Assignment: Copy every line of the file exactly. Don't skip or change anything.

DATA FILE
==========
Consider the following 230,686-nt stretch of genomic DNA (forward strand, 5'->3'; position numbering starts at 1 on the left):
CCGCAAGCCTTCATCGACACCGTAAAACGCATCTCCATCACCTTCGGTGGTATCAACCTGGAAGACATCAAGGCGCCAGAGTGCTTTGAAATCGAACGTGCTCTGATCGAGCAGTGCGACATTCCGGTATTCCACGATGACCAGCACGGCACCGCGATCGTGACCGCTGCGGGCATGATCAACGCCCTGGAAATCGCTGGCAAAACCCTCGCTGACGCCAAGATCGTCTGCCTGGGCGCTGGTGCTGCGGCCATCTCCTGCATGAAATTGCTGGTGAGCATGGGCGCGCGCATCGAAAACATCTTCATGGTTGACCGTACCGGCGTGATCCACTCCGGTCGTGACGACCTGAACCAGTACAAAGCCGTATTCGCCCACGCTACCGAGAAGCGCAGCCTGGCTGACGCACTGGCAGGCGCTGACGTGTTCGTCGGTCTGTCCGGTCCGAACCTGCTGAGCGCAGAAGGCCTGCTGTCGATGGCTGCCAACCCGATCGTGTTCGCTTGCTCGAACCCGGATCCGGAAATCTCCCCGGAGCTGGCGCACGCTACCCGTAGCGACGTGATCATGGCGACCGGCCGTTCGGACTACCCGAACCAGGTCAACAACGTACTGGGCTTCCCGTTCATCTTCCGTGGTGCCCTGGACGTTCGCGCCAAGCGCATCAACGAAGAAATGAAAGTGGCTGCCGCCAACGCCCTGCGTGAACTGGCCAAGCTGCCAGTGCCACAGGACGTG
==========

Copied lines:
Consider the following 230,686-nt stretch of genomic DNA (forward strand, 5'->3'; position numbering starts at 1 on the left):
CCGCAAGCCTTCATCGACACCGTAAAACGCATCTCCATCACCTTCGGTGGTATCAACCTGGAAGACATCAAGGCGCCAGAGTGCTTTGAAATCGAACGTGCTCTGATCGAGCAGTGCGACATTCCGGTATTCCACGATGACCAGCACGGCACCGCGATCGTGACCGCTGCGGGCATGATCAACGCCCTGGAAATCGCTGGCAAAACCCTCGCTGACGCCAAGATCGTCTGCCTGGGCGCTGGTGCTGCGGCCATCTCCTGCATGAAATTGCTGGTGAGCATGGGCGCGCGCATCGAAAACATCTTCATGGTTGACCGTACCGGCGTGATCCACTCCGGTCGTGACGACCTGAACCAGTACAAAGCCGTATTCGCCCACGCTACCGAGAAGCGCAGCCTGGCTGACGCACTGGCAGGCGCTGACGTGTTCGTCGGTCTGTCCGGTCCGAACCTGCTGAGCGCAGAAGGCCTGCTGTCGATGGCTGCCAACCCGATCGTGTTCGCTTGCTCGAACCCGGATCCGGAAATCTCCCCGGAGCTGGCGCACGCTACCCGTAGCGACGTGATCATGGCGACCGGCCGTTCGGACTACCCGAACCAGGTCAACAACGTACTGGGCTTCCCGTTCATCTTCCGTGGTGCCCTGGACGTTCGCGCCAAGCGCATCAACGAAGAAATGAAAGTGGCTGCCGCCAACGCCCTGCGTGAACTGGCCAAGCTGCCAGTGCCACAGGACGTG